There is another part of the world with the same good soil, within the same latitudinal band, which we can use for a quick comparison.  Canada lacks Europe's winter warmth and rainfall; it has, for example, no equivalent of the North Atlantic Current to preheat its eastbound weather systems.  Canada's agriculture supports about 28 million people.  If Europe had weather like Canada's, it could feed only one out of twenty-three present-day Europeans.

     Any abrupt switch in climate would also disrupt food-supply routes.  The only reason that two percent of our population can feed the other 98 percent is that we have a well-developed system of transportation and middlemen – but it is not very robust.  The system allows for large urban populations in the best of times, but not in the case of widespread disruptions.

     Natural disasters such as hurricanes and earthquakes are less troubling than abrupt coolings for two reasons: they're brief (the recovery period starts the next day) and they're local or regional (unaffected citizens can come to the assistance of the overwhelmed).  There is, increasingly, international cooperation in response to catastrophe – but no country is going to be able to rely on a stored agricultural surplus for even a year, and any country will be reluctant to give away part of its surplus.

     In an abrupt cooling the problem would get worse for decades, and much of the earth would be affected.  A meteor strike that killed most of the population in a month would not be as serious as an abrupt cooling that eventually killed just as many.  With the population crash spread out over a decade, there would be ample opportunity for civilization's institutions to be torn apart and for hatreds to build, as armies tried to grab remaining resources simply to feed the people in their own countries.  The effects of an abrupt cold last for centuries.  This might not be the end of Homo sapiens – written knowledge and elementary education might well endure – but the world after such a population crash would certainly be full of despotic governments that hated their neighbors because of recent atrocities.  Recovery would be very slow.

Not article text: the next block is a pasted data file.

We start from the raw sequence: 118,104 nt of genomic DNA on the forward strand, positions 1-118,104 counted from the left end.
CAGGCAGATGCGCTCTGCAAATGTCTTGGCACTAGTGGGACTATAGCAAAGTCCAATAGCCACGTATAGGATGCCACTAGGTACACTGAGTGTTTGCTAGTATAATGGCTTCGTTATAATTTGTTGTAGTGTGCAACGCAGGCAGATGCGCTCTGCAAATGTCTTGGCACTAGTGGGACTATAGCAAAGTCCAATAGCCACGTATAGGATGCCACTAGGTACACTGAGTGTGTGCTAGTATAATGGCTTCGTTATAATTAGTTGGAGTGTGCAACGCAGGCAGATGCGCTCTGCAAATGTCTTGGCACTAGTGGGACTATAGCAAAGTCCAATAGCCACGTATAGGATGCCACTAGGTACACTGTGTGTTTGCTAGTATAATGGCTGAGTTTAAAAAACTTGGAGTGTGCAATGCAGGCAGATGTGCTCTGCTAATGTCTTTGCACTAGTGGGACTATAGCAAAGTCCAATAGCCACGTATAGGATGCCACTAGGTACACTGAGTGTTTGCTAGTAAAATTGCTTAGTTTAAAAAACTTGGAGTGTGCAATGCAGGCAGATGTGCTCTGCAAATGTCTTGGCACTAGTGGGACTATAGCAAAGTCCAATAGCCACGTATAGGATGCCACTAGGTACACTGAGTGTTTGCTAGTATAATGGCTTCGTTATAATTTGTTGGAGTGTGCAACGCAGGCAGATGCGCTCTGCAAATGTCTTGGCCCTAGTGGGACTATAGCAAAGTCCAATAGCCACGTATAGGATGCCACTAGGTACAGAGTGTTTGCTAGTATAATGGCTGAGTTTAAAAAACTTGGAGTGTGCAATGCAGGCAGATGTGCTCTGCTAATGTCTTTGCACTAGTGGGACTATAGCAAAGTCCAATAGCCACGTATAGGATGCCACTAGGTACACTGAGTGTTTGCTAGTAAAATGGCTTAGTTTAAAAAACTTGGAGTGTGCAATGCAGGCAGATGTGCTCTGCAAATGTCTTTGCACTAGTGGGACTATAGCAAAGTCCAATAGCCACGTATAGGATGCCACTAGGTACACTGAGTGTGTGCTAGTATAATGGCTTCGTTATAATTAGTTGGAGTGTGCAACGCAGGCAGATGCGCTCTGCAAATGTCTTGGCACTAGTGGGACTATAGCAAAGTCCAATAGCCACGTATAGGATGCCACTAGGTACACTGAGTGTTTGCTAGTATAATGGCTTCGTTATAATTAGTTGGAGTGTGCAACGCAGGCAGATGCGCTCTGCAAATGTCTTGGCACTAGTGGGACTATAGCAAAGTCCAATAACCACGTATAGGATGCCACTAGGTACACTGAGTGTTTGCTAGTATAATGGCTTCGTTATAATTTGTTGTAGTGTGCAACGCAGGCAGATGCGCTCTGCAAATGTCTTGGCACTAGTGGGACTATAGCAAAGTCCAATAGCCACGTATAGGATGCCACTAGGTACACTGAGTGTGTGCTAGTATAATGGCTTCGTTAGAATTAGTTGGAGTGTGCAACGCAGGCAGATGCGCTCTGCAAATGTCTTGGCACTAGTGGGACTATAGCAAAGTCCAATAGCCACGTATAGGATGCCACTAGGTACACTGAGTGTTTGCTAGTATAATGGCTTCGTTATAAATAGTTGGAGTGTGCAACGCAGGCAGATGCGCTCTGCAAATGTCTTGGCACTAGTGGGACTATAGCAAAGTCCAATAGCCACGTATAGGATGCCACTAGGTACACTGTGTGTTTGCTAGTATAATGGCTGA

A cheap-fix scenario, such as building or bombing a dam, presumes that we know enough to prevent trouble, or to nip a developing problem in the bud.  But just as vaccines and antibiotics presume much knowledge about diseases, their climatic equivalents presume much knowledge about oceans, atmospheres, and past climates.  Suppose we had reports that winter salt flushing was confined to certain areas, that abrupt shifts in the past were associated with localized flushing failures, and that one computer model after another suggested a solution that was likely to work even under a wide range of weather extremes.  A quick fix, such as bombing ice dams, might then be possible.

     Although I don't consider this scenario to be the most likely one, it is possible that solutions could turn out to be cheap and easy, and that another abrupt cooling isn't inevitable.  Fatalism, in other words, might well be foolish.


A muddle-through scenario assumes, again, that we would mobilize our scientific and technological resources well in advance of any abrupt cooling problem, but that the solution wouldn't be simple.  Instead we would try one thing after another, creating a patchwork of solutions that might hold for another few decades, allowing the search for a better stabilizing mechanism to continue.